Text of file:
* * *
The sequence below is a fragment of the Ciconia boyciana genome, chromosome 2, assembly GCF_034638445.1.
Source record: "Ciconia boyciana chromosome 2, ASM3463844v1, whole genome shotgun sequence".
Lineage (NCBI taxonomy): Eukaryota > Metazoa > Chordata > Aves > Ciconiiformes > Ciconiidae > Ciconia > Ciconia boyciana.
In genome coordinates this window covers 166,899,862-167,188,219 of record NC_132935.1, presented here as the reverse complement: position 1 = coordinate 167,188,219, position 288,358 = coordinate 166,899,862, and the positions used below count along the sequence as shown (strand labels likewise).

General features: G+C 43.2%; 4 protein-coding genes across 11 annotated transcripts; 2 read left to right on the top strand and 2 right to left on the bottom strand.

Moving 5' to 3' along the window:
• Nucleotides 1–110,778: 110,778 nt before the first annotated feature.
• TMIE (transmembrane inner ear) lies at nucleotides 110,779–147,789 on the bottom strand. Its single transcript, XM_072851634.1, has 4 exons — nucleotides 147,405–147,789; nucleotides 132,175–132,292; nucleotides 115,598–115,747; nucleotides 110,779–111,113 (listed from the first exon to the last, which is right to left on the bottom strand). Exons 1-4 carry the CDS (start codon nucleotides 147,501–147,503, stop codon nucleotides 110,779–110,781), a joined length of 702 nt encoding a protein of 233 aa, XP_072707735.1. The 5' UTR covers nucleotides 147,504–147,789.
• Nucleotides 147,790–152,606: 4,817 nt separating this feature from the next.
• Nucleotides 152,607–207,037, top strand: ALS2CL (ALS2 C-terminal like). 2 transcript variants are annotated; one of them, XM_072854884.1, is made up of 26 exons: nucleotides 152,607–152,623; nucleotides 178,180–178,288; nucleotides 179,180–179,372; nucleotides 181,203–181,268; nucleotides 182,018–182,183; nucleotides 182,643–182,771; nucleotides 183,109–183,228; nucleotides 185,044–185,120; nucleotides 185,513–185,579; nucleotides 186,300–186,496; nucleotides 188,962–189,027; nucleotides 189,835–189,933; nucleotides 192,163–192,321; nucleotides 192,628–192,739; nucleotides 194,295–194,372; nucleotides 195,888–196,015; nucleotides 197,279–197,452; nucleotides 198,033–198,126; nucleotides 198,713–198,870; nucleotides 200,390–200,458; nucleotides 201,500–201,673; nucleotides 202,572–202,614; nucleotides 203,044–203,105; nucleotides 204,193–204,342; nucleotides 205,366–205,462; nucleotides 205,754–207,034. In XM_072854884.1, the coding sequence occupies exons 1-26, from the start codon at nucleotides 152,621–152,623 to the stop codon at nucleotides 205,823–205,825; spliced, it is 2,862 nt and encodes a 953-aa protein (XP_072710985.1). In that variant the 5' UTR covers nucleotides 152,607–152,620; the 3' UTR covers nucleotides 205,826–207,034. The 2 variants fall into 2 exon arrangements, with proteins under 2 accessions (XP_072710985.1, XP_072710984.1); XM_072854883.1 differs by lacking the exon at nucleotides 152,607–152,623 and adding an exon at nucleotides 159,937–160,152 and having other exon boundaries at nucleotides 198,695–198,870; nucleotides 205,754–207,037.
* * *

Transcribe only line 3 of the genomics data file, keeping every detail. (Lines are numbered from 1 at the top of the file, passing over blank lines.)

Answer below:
Lineage (NCBI taxonomy): Eukaryota > Metazoa > Chordata > Aves > Ciconiiformes > Ciconiidae > Ciconia > Ciconia boyciana.